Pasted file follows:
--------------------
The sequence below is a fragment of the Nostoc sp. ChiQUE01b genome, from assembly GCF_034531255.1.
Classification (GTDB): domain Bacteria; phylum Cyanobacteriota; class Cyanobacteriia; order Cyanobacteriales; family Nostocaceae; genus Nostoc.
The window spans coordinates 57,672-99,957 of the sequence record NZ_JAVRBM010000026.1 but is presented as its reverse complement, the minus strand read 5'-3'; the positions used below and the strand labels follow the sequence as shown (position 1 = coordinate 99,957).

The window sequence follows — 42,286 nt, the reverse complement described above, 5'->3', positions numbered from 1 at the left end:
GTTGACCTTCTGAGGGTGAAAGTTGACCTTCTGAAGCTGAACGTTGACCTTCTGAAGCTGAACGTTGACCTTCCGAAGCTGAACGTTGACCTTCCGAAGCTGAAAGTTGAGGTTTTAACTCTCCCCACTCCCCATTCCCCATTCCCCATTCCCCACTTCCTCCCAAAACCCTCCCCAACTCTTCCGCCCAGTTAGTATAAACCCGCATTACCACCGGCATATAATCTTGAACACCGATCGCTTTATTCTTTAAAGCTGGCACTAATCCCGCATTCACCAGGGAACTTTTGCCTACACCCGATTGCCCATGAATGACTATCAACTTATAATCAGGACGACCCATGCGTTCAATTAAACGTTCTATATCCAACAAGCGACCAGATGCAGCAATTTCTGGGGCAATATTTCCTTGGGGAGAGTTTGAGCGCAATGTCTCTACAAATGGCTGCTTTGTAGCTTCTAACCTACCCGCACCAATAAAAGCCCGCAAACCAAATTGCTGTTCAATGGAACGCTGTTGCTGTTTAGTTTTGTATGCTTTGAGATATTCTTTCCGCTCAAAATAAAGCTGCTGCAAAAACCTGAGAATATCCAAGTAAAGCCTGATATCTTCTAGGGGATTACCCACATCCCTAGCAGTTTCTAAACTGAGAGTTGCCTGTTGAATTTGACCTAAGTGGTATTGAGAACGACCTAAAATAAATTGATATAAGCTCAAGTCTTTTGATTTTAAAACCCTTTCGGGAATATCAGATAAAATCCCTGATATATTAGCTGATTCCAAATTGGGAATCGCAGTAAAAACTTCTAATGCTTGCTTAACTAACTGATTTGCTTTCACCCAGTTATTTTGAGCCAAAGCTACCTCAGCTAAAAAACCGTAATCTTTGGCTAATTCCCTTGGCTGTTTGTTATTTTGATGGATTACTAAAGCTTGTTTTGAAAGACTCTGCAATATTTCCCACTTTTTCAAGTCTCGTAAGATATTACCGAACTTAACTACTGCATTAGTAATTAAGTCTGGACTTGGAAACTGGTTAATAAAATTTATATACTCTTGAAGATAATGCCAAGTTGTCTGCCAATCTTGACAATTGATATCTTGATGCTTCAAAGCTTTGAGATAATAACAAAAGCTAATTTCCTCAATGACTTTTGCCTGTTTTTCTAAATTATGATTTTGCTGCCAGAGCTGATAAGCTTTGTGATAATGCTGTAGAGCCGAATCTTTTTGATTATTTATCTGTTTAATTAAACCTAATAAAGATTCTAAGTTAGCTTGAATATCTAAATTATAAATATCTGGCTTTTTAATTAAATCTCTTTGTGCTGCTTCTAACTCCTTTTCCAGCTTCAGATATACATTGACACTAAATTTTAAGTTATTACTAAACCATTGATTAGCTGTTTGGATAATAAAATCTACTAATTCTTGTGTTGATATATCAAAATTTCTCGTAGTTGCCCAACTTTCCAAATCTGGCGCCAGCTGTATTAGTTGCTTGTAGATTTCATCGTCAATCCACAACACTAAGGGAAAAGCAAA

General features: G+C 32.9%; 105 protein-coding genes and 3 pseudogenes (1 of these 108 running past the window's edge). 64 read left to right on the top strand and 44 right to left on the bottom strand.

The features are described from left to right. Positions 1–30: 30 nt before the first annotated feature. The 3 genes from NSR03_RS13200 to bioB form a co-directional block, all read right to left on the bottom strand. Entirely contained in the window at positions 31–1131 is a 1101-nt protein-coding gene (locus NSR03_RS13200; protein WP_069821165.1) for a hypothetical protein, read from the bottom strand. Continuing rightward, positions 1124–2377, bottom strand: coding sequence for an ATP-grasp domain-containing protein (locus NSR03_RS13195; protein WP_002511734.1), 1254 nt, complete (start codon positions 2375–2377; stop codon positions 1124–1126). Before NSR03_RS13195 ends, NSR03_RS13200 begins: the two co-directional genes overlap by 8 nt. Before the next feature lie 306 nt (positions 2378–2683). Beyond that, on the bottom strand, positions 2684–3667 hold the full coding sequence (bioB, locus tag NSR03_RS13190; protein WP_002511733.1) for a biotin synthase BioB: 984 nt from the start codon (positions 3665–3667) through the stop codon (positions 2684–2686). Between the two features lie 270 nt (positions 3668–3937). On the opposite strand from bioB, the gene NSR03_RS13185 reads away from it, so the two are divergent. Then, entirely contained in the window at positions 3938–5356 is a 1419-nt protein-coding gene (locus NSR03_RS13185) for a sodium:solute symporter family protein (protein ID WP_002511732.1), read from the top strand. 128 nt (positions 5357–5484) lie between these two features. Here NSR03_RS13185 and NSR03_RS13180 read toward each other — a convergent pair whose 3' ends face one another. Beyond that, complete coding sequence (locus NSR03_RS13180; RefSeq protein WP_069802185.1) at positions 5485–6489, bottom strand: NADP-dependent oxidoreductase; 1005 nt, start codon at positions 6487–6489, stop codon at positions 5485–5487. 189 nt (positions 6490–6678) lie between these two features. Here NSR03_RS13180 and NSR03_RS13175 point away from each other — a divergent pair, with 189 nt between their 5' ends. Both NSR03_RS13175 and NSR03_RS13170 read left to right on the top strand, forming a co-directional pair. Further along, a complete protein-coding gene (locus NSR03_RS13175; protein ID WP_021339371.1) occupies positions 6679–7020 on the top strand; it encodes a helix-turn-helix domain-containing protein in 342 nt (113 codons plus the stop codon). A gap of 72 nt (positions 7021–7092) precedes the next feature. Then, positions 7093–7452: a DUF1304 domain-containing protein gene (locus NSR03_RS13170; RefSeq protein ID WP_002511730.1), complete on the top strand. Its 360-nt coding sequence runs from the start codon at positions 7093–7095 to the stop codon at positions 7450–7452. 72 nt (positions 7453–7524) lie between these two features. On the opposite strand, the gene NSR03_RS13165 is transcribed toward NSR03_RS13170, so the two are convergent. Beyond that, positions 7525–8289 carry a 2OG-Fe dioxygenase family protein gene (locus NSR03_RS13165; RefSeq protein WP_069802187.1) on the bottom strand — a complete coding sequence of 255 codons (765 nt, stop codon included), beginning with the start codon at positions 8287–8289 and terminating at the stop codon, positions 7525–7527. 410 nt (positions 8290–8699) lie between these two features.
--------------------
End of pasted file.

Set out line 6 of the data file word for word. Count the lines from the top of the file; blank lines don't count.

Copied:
General features: G+C 32.9%; 105 protein-coding genes and 3 pseudogenes (1 of these 108 running past the window's edge). 64 read left to right on the top strand and 44 right to left on the bottom strand.